Our country is currently struggling with the worst addiction epidemic in its history. The face of addiction and the specific challenges that come with it change year after year. Now, legal prescription drugs are posing an even bigger threat than illegal street drugs. Addiction affects people of all ages, genders, ethnicities, income levels, education levels, locations, and other demographics, yet not every group is affected equally. Now, women are dealing with substance abuse rates that are increasing dramatically.

Women and Addiction

Substance abuse does not affect men and women in exactly the same way. Women are less likely than men to become the effect of addiction, however they are more likely to experience dire negative effects when they do become addicted. Compared to men, women are more likely to experience an overdose, have an accident or injury, or lose their lives from their substance abuse habits. It also takes relatively less time and exposure to a substance for an addiction to develop. Compared to men, women are more likely to experience cravings and relapse after completing drug treatment. On the flipside, women are less likely than men to need treatment.

Women are more likely to have cardiovascular issues as a consequence of drug abuse, and they are also more likely to go to an emergency room because of drug related issues. Women are also far more likely to become victims of domestic abuse, sexual abuse, and human trafficking as a result of substance abuse. These are already more common among women than men without the influence of substance abuse,  but adding drugs to the equation increases the risk of each of these dramatically.

Human Trafficking

Human trafficking is a massive problem globally, even in the United States. Drug abuse makes women far more vulnerable to it. The National Institute on Drug Abuse has found a major correlation between drug abuse and drug trafficking with human trafficking.

Drug traffickers have been known to traffic women too, even using American women to smuggle drugs over borders. These traffickers use drugs as a way to bait women that may or may not already have an addiction issue. Women already in these slavery situations are frequently given drugs as a way to enforce subservience. Women who are addicted are much easier to control, as they will do just about anything to get their next fix.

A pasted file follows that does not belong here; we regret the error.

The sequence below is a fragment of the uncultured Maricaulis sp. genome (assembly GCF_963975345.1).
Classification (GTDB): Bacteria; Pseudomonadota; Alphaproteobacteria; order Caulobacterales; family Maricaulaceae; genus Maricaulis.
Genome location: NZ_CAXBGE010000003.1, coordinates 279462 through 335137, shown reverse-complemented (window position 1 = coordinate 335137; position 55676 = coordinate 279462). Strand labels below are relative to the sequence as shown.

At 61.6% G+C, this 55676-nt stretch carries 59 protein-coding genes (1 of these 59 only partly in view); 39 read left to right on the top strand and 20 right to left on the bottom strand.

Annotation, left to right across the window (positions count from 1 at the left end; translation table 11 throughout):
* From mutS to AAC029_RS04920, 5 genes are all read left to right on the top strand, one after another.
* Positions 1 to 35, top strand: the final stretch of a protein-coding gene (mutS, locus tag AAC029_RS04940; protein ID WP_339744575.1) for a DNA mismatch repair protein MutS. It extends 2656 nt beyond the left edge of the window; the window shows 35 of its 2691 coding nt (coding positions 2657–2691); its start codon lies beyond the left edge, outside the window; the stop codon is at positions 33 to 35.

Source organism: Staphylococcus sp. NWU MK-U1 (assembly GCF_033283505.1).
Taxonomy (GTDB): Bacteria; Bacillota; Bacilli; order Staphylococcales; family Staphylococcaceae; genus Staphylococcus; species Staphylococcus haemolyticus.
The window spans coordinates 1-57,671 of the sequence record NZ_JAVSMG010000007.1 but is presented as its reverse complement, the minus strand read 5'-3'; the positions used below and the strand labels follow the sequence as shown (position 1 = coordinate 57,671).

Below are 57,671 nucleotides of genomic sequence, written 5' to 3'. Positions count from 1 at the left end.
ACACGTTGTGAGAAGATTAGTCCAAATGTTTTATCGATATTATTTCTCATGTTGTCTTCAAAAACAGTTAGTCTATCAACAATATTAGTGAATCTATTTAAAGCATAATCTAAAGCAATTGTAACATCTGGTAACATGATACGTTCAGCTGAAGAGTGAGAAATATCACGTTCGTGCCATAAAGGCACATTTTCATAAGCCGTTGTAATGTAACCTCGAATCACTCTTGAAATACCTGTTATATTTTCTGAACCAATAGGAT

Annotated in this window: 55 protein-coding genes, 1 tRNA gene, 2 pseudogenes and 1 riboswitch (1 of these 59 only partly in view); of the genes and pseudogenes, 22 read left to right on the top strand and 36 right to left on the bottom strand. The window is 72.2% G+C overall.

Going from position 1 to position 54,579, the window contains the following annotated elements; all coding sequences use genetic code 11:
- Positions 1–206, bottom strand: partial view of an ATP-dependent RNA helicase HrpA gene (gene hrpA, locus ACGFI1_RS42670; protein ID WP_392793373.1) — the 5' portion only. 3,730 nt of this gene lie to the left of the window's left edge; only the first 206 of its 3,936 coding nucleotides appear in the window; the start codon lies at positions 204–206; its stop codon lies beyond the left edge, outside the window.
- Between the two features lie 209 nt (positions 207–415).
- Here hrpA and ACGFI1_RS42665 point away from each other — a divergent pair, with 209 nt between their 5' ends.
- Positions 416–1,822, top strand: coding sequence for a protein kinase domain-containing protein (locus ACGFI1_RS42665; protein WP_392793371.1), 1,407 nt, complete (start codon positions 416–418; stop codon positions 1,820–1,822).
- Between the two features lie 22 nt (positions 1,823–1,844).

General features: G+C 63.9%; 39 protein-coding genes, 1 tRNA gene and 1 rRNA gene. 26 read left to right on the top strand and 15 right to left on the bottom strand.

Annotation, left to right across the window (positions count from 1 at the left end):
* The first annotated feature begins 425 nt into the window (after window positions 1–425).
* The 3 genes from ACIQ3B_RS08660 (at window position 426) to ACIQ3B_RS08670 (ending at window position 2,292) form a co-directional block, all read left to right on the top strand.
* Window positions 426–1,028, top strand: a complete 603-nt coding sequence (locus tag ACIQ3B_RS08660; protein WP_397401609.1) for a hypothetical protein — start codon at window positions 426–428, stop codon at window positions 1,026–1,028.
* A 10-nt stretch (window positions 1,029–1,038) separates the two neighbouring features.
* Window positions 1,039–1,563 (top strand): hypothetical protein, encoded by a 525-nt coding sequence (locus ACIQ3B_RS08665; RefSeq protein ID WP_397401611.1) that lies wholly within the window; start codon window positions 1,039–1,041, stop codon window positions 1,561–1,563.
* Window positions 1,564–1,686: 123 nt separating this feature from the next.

Statistic on Drug Abuse and Human Trafficking

The United Nations Office on Drugs and Crime has compiled some rather disturbing statistics on human trafficking:

  •         Between 600,000 to 800,000 women, children, and men are bought and sold into slavery every year. They are forced into sex work or hard labor, and are usually given drugs as a form of control.
  •         Of all trafficking victims, 59% or women, 14% men, 17% girls, and 10% boys.
  •         About half of all victims are women between 12 and 20 years old.
  •         There are over 1.5 million survivors of human trafficking in the U.S. alone.
  •         Human trafficking is a 32 billion dollar industry. It has surpassed illegal arms sales and will likely surpass illegal drug sales by 2020.

Finding Solutions

The above statistics are truly heartbreaking and difficult to imagine. Drug abuse and human trafficking are nothing new, but the rate of women being sold into slavery as a result of substance abuse is increasing dramatically, and we need to do something about it. It will require extensive law enforcement effort, as well as grassroots campaigns to raise awareness, and education to teach people about the reality of this issue. Rehabilitation is needed to help those suffering from substance abuse to prevent them from becoming a statistic.